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Cognition. 2007 Sep;104(3):591-630. Epub 2006 Aug 24.

What we know about what we have never heard: evidence from perceptual illusions.

Author information

1
Department of Psychology, Florida Atlantic University, Boca Raton, FL 33431-0991, USA. iberent@fau.edu

Abstract

Are speakers equipped with preferences concerning grammatical structures that are absent in their language? We examine this question by investigating the sensitivity of English speakers to the sonority of onset clusters. Linguistic research suggests that certain onset clusters are universally preferred (e.g., bd>lb). We demonstrate that such preferences modulate the perception of unattested onsets by English speakers: Monosyllabic auditory nonwords with onsets that are universally dispreferred (e.g., lbif) are more likely to be classified as disyllabic and misperceived as identical to their disyllabic counterparts (e.g., lebif) compared to onsets that are relatively preferred across languages (e.g., bdif). Consequently, dispreferred onsets benefit from priming by their epenthetic counterpart (e.g., lebif-lbif) as much as they benefit from identity priming (e.g., lbif-lbif). A similar pattern of misperception (e.g., lbif-->lebif) was observed among speakers of Russian, where clusters of this type occur. But unlike English speakers, Russian speakers perceived these clusters accurately on most trials, suggesting that the perceptual illusions of English speakers are partly due to their linguistic experience, rather than phonetic confusion alone. Further evidence against a purely phonetic explanation for our results is offered by the capacity of English speakers to perceive such onsets accurately under conditions that encourage precise phonetic encoding. The perceptual illusions of English speakers are also irreducible to several statistical properties of the English lexicon. The systematic misperception of universally dispreferred onsets might reflect their ill-formedness in the grammars of all speakers, irrespective of linguistic experience. Such universal grammatical preferences implicate constraints on language learning.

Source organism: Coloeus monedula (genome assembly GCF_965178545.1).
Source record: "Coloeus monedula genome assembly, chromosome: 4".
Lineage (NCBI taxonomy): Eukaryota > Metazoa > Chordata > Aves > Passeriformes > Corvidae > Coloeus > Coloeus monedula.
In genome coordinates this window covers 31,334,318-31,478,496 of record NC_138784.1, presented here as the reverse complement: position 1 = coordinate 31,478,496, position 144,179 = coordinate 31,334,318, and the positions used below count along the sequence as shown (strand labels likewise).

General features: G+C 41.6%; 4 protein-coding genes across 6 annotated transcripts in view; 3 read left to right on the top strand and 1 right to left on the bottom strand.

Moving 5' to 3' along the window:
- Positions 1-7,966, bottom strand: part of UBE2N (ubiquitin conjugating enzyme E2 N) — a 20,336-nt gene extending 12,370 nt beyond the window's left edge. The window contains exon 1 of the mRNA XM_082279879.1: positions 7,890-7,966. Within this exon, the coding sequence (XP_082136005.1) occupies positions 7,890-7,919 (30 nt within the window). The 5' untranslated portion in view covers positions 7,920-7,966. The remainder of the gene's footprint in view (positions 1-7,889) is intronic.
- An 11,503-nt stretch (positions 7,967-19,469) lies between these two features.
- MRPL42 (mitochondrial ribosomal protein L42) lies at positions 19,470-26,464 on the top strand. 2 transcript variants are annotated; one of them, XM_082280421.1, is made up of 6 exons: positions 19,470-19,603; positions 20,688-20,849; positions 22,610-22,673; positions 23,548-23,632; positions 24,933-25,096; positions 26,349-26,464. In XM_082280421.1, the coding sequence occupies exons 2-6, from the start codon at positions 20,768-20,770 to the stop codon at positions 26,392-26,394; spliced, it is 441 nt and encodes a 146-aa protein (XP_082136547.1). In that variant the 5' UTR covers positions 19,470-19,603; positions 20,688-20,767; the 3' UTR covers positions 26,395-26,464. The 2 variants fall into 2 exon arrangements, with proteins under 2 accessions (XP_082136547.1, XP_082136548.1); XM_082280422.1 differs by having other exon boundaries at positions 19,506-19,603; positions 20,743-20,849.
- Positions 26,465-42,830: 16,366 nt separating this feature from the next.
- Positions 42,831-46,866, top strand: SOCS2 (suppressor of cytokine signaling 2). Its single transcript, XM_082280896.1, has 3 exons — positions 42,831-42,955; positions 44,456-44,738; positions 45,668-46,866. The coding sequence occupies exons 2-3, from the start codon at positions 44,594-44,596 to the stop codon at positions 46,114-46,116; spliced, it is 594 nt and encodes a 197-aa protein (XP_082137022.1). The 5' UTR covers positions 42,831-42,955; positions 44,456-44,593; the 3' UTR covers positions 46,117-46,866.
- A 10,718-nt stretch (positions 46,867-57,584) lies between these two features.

PMID:
16934244
DOI:
10.1016/j.cognition.2006.05.015
[Indexed for MEDLINE]

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